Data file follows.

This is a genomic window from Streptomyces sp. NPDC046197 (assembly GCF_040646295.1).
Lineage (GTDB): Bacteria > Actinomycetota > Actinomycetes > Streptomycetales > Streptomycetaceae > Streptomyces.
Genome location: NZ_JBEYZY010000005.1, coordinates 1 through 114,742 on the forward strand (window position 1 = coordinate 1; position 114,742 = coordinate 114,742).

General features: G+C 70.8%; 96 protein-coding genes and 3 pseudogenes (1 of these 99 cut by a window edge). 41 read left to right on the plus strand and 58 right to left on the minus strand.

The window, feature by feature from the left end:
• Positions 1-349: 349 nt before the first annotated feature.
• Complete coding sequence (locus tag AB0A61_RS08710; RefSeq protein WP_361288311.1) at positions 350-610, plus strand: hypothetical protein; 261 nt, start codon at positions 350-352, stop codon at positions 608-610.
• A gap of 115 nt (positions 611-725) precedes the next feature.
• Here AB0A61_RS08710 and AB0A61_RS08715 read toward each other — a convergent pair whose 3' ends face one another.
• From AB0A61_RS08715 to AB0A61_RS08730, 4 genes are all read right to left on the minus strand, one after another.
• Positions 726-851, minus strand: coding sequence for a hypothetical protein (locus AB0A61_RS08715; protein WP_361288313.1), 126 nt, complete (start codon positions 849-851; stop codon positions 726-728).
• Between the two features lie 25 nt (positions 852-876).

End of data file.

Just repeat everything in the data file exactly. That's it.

This is a genomic window from Streptomyces sp. NPDC046197 (assembly GCF_040646295.1).
Lineage (GTDB): Bacteria > Actinomycetota > Actinomycetes > Streptomycetales > Streptomycetaceae > Streptomyces.
Genome location: NZ_JBEYZY010000005.1, coordinates 1 through 114,742 on the forward strand (window position 1 = coordinate 1; position 114,742 = coordinate 114,742).

General features: G+C 70.8%; 96 protein-coding genes and 3 pseudogenes (1 of these 99 cut by a window edge). 41 read left to right on the plus strand and 58 right to left on the minus strand.

The window, feature by feature from the left end:
• Positions 1-349: 349 nt before the first annotated feature.
• Complete coding sequence (locus tag AB0A61_RS08710; RefSeq protein WP_361288311.1) at positions 350-610, plus strand: hypothetical protein; 261 nt, start codon at positions 350-352, stop codon at positions 608-610.
• A gap of 115 nt (positions 611-725) precedes the next feature.
• Here AB0A61_RS08710 and AB0A61_RS08715 read toward each other — a convergent pair whose 3' ends face one another.
• From AB0A61_RS08715 to AB0A61_RS08730, 4 genes are all read right to left on the minus strand, one after another.
• Positions 726-851, minus strand: coding sequence for a hypothetical protein (locus AB0A61_RS08715; protein WP_361288313.1), 126 nt, complete (start codon positions 849-851; stop codon positions 726-728).
• Between the two features lie 25 nt (positions 852-876).